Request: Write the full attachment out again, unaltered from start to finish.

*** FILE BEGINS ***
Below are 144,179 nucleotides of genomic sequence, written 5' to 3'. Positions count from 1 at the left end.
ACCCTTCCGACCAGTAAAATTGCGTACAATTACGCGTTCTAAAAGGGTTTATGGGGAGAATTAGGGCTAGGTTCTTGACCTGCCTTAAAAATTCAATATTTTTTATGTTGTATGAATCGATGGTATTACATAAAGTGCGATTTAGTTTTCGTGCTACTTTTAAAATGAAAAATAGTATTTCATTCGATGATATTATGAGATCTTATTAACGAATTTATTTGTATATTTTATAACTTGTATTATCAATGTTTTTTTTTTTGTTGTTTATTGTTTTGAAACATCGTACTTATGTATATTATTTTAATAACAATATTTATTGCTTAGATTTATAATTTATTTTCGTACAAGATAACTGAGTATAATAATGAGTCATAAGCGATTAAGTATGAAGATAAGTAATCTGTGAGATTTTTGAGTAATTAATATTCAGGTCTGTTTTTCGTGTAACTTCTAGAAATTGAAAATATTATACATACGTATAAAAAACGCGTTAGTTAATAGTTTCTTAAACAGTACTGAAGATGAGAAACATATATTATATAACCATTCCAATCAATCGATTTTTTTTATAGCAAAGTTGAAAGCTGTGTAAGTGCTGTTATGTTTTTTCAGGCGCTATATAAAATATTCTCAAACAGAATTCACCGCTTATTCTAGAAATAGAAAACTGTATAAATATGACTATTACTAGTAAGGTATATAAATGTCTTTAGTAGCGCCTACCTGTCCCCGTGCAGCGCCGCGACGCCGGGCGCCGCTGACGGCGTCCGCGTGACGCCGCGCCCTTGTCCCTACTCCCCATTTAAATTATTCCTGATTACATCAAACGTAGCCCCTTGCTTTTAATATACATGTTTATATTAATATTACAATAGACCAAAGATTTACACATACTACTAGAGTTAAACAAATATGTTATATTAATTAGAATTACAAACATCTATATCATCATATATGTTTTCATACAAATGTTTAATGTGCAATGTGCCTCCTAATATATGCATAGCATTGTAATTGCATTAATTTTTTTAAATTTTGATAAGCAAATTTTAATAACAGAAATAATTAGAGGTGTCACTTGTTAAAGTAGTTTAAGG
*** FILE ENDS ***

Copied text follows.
Below are 144,179 nucleotides of genomic sequence, written 5' to 3'. Positions count from 1 at the left end.
ACCCTTCCGACCAGTAAAATTGCGTACAATTACGCGTTCTAAAAGGGTTTATGGGGAGAATTAGGGCTAGGTTCTTGACCTGCCTTAAAAATTCAATATTTTTTATGTTGTATGAATCGATGGTATTACATAAAGTGCGATTTAGTTTTCGTGCTACTTTTAAAATGAAAAATAGTATTTCATTCGATGATATTATGAGATCTTATTAACGAATTTATTTGTATATTTTATAACTTGTATTATCAATGTTTTTTTTTTTGTTGTTTATTGTTTTGAAACATCGTACTTATGTATATTATTTTAATAACAATATTTATTGCTTAGATTTATAATTTATTTTCGTACAAGATAACTGAGTATAATAATGAGTCATAAGCGATTAAGTATGAAGATAAGTAATCTGTGAGATTTTTGAGTAATTAATATTCAGGTCTGTTTTTCGTGTAACTTCTAGAAATTGAAAATATTATACATACGTATAAAAAACGCGTTAGTTAATAGTTTCTTAAACAGTACTGAAGATGAGAAACATATATTATATAACCATTCCAATCAATCGATTTTTTTTATAGCAAAGTTGAAAGCTGTGTAAGTGCTGTTATGTTTTTTCAGGCGCTATATAAAATATTCTCAAACAGAATTCACCGCTTATTCTAGAAATAGAAAACTGTATAAATATGACTATTACTAGTAAGGTATATAAATGTCTTTAGTAGCGCCTACCTGTCCCCGTGCAGCGCCGCGACGCCGGGCGCCGCTGACGGCGTCCGCGTGACGCCGCGCCCTTGTCCCTACTCCCCATTTAAATTATTCCTGATTACATCAAACGTAGCCCCTTGCTTTTAATATACATGTTTATATTAATATTACAATAGACCAAAGATTTACACATACTACTAGAGTTAAACAAATATGTTATATTAATTAGAATTACAAACATCTATATCATCATATATGTTTTCATACAAATGTTTAATGTGCAATGTGCCTCCTAATATATGCATAGCATTGTAATTGCATTAATTTTTTTAAATTTTGATAAGCAAATTTTAATAACAGAAATAATTAGAGGTGTCACTTGTTAAAGTAGTTTAAGG